Secondly, if a break-up is indeed possible, what would be the fate of the resulting pieces? With break-ups, the outcome should be the post-break-up structuration of the assets of the impugned company, implemented such that the outcome is the creation of sustainable and independent entities or assets. If the break-up remedy divides the impugned company/group into multiple unsustainable entities, break-up as a remedy, in that case, is an inviable option. The case of United Shoe is a good example of this.

4.3. Over-Intrusion Risk

Break up of a company involves the imposition of an inorganic view of the ideal market situation in place of the actual growth and structuration that the market has seen, by the competition regulator. This is a very slippery slope. While generally a regulator is seen as an umpire of the game, a competition regulator is also tasked with ensuring freedom of trade in the market along with its healthy development. This role cannot yet be utilised to over interfere with the market structure and processes. The decision ought to be based on just principles and a system of checks and balances.

Especially in cases of ever-changing and cutting-edge industries like the big tech and data, the general conceptions of growth, market structure, market power, etc. cultivated using the study of traditional industries of yesteryears cannot be applied straight away. That would essentially be judging what can only be called the market of tomorrow on the touchstone of the past market economies, a standard which it clearly has foregone. Imputation of a conventional understanding upon these markets would be a regressive move, harkening back to what was and not what is to be.

 4.4. High Costs

There are two kinds of costs associated with breaking up of dominant companies. The first, direct costs are in the nature of the process costs and administration costs which are needed to put the break-up into action effectively, these get progressively higher according to the size and complexity of the structure of the company/group. The second, indirect costs are in the nature of, loss of innovation and initiative in the market, reduction of efficiency, loss of investor confidence, etc. The remedy has a large scale effect on the public. both the core and penumbra of the costs of break-up are necessary considerations. This is where indirect costs come into the picture. Illustratively, a consistent practice of breaking down the ‘big’ companies negatively affects incentives to enter and innovate along with a loss of investor confidence.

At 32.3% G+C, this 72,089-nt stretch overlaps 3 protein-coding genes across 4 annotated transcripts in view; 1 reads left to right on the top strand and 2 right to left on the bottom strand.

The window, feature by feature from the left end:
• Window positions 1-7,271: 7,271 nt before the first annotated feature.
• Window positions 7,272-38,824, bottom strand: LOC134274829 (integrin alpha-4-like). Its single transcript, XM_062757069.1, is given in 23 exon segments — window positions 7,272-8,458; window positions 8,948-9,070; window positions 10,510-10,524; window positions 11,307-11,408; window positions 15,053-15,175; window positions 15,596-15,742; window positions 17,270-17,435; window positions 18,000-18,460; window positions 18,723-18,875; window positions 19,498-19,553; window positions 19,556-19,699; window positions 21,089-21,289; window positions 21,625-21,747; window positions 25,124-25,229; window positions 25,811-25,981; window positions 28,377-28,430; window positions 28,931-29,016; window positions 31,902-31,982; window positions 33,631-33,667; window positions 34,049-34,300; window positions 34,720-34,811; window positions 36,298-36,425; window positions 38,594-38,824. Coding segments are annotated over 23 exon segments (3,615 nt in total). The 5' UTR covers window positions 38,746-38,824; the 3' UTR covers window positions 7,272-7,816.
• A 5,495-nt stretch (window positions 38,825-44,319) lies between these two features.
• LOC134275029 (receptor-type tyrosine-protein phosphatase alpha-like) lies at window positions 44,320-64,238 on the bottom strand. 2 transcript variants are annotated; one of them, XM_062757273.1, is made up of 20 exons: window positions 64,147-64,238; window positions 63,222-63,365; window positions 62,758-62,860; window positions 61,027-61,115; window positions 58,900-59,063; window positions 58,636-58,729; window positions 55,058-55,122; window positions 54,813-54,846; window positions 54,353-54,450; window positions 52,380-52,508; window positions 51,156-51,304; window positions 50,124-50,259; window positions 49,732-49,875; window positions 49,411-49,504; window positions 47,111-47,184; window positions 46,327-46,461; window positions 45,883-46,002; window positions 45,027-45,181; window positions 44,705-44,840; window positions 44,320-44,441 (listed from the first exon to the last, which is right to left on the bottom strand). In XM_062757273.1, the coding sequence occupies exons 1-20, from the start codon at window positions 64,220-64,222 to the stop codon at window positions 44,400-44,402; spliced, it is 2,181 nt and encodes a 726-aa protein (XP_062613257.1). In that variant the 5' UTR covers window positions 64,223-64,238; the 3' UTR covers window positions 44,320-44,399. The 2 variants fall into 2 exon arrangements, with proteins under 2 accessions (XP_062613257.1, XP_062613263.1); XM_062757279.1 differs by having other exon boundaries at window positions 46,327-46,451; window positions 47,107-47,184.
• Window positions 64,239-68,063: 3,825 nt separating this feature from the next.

5. The Pitfalls of Breaking Up

Breaking up of a dominant enterprise/group is one of the harshest remedies that can be met out in dominance or monopolization cases. The severity of implications it comprehends of, lead to the following pitfalls:

  • As discussed above, the imposition of the Government’s view at the cost of market realities can be harsh and even toxic to the corporation/group, the competitive climate and the market structure.
  • There is a reduction of efficiency along with a loss of incentive to enter and further innovate in the market if it has a putative glass ceiling.
  • These interventions would condemn the innocent, distort dynamic markets and reduce consumer incentives to engage actively.
  • No one mentions increased economies of scale and scope, widespread innovation and lower prices – or even free services. These are the cost of overzealous use of the break-up remedy.
  • While domestic companies within the scope of the national competition authority may be broken up, the globally competing companies, Chinese or otherwise may operate compete unhindered. The now divided company would find it hard to sustain itself against such foreign competitors because of its relatively crippled position.
  • Breaking up of companies, especially ones in the more path-breaking industries like big tech, involve the imposition of a possibly outmoded standard of market performance and structure to a market of today. This can cripple such a market where its constitution and nature are not in line with past standards, which this new industry comprehends in its consequences.

 


End-notes:

[1]5 REGULATION 25 (1981).


 

Siddharth is the Founder of CorpLexia and serves as its Editor. He is a student of BBA LL.B (Hons.) and has a special focus on corporate, commercial, insolvency, arbitration, securities and competition laws. He can be reached at siddharth@corplexia.com